The First Phase: Our first knowledge of the case in Wuhan, China was treated as a minor threat that was under control, at least domestically, and the government assured the public that the risk of the virus was very low. Nonetheless, the virus spread overseas in several countries including Japan, China and South Korea in the middle of January. By the end of the month, the U.S had a handful of confirmed cases while China had 12,000 cases.
The Second Phase: Effective testing was going to be crucial and dependent on our testing capacity. Most health-care protective equipment is imported from countries such as China, therefore making equipment domestically cost more. Since the strike of the pandemic, the equipment from those manufacturers supplied their home country which left the U.S reliant on limited domestically manufactured resources. Although the resources are cost effective, the demands and expectations caused by the pandemic are too high. The days of relying on vertically-integrated companies such as Ford or General Motors have passed as technology has become more complex. Some states purchased non-certified masks from China, causing an uproar from the FDA. The FDA revealed the masks let in too many fine particles, thus being insufficient.
In early February, the administration and the CDC decided to rely exclusively on domestically developed tests. In contrast, German researchers developed their own tests which were distributed globally by the World Health Organization (WHO). Two weeks later the CDC tests kits proved to be faulty, as the tests delivered “inconclusive” readings. The kits sent to state laboratories were advised to not use them, as they were a failure. Additionally, alternative testings were ignored. Existing regulations from the Emergency Use Authorizations required by the Declaration of Public Health Emergency was meant to advance rapid testing. These required procedures lead to a massive delay of developing effective testing on a large scale.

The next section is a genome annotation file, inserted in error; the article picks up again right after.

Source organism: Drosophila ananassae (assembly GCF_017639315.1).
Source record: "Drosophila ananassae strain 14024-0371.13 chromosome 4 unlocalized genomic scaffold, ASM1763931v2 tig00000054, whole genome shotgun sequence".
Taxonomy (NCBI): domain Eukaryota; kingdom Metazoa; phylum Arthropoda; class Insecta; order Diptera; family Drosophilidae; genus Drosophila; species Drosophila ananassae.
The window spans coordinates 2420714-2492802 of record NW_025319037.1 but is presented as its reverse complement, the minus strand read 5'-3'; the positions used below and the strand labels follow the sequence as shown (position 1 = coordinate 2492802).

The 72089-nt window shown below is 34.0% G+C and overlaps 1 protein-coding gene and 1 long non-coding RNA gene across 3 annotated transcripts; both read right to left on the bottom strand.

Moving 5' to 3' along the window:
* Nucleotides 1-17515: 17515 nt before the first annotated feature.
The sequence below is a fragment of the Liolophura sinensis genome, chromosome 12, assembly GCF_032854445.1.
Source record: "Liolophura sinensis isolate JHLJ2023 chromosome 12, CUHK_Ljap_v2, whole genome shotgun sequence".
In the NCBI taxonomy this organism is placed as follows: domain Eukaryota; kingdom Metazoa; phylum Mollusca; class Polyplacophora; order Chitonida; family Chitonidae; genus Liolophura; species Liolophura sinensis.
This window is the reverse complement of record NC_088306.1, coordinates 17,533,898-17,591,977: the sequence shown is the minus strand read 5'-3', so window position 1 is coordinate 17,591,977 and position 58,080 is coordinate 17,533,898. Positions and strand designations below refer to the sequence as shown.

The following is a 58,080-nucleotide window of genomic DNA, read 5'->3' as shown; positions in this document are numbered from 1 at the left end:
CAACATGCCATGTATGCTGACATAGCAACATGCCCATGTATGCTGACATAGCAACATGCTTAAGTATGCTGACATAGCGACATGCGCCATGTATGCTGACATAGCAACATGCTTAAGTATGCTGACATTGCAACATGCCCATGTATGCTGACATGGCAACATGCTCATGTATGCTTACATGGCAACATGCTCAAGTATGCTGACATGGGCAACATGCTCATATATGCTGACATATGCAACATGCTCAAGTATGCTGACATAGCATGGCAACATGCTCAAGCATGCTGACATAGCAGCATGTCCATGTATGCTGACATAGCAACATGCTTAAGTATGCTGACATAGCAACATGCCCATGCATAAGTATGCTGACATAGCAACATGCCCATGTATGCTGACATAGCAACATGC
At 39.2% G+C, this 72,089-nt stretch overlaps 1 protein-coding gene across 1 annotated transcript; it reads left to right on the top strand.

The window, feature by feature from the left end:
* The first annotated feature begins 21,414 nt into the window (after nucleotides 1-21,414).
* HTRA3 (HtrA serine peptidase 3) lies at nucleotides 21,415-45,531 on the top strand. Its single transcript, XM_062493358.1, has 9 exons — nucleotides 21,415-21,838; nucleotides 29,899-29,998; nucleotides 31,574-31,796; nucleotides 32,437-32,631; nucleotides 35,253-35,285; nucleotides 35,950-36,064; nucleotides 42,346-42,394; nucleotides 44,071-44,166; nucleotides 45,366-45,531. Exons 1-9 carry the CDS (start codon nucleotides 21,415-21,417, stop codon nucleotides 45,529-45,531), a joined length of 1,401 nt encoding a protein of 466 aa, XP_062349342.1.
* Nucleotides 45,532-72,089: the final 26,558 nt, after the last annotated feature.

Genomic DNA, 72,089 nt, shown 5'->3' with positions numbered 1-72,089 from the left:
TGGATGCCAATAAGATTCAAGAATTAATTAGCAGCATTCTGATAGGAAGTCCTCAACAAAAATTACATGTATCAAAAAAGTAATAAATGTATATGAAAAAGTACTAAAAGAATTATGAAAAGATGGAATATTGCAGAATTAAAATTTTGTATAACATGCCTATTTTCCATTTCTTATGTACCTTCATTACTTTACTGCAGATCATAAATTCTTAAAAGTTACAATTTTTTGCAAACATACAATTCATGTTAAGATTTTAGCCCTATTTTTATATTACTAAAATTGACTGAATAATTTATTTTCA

The response from the CDC and the administration reassured state and local officials of its “adequate testing capacity” in late February, although it was reported that fewer than 500 tests had been conducted, according to CDC’s own count, plus those of U.S public health labs adds to around 4,000 tests by the end of Feb.
The failure to test at a large scale left the public recognizing the number of cases as low, which served as a reason for insisting that the testing kits were deficient. All of February, the second phase, became a critical month lost.
The Third Phase: By late February, the CDC widened its testing guidelines as the Food and Drug Administration allowed use of non-approved tests (with retroactive approval). On Feb. 29, the Federal Government communicated its awareness by placing travel bans extended to foreign nationalists in Iran, federal officials promoting responses from private districts and Congress passing an $8.6 billion supplemental appropriations bill. This includes emergency telehealth, the access of health care services remotely through digital information and communication along with promoting vaccine and treatment research and preparedness. Despite the administration insisting its satisfaction, testing was still limited even when it was expanding during this phase.